Saturday, September 20, 2008

An Element of Blank

Pain has an element of blank;
It cannot recollect
When it began, or if there were
A day when it was not.

It has no future but itself,
Its infinite realms contain
Its past, enlightened to perceive
New periods of pain.

--Emily Dickinson


D Phoenix said...

This is very poignant and true. Emily knew how to distill things, didn't she? Have you ever read Virginia Woolf's "On Being Ill"? She talks about well people being "the army of the upright." She sometimes was a bit obscure in her novels, but this short book is very sharp and clear.

I'm sad that this poem resonates for both of us. I hope that your pain isn't worse today.

FridaWrites said...

No, it isn't worse today, but it just still is. It is and it's timeless and sometimes all I can really do is be in the moment, in pain, not doing much else.

I haven't read that Woolf book--I will definitely have to. Glad it resonates, but hope you feel better soon too.

Elizabeth McClung said...

I have been reading your blog but not knowing what to say, and then I realized how many people said that on my blog but commented anyway, and how much I appreciated that.

Pain and grief are a combo cocktail aren't they. Yes, Pain is, pain is a very, it is a state of being, it is like the universe and merely resides. This is pain and I am sorry that you are feeling it and glad that you are articulating it. Sometimes I rage, sometimes I accept, too often I think I quietly accept that I and pain are one when actually it is not me, not a part of me naturally, and while I will tolerate it, it really should start acting like a guest and less like a mother in law.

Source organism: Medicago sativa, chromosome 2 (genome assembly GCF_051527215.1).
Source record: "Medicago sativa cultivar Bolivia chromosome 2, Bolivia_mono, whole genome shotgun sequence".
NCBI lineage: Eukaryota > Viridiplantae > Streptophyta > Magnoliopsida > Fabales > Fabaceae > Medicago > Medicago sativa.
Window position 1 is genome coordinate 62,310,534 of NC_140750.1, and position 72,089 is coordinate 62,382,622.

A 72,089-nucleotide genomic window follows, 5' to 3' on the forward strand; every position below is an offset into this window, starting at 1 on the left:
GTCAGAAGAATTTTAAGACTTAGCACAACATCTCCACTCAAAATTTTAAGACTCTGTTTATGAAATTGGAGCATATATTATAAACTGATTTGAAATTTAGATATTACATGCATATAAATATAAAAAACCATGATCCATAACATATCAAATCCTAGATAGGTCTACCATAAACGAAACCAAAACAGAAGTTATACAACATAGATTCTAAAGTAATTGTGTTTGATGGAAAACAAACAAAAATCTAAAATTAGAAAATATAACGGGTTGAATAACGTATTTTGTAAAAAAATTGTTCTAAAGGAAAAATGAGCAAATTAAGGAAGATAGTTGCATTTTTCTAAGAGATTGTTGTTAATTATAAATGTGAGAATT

See, I told you I didn't know what to say. the thing with the knees sucks, big time. The accessible at the school, an issue many can relate to. I think you have a voice and will keep using it because it does seem to represent what others have experienced. Oh dear, now you are an activist AND a representative for those who cannot or are to exhausted to speak (the kind of jobs that aren't even thrust upon you, but you simply wake up with and go, "Wha?").

FridaWrites said...

Well, I think it is often difficult for any of us to know what to say about pain or illness. I'm doing okay, a wee bit concerned about the joint problems beyond the pain level (range of motion, for example) but okay.

I think I know why doctors don't often tell patients anything about prognosis. In some ways I feel like I've given up on myself this week--it wasn't the rheum's intention for me to see it but was supposed to have been sent directly to the internist that really is a necessary update. Another oops. And I think that is the best place for me to be, because I like to focus on possibilities not probabilities.

Thank you--I will keep speaking up for others. At the school book fair, I pointed out how people were letting everyone go in front of a woman with an intellectual disability--they couldn't see her as actually wanting to buy a book.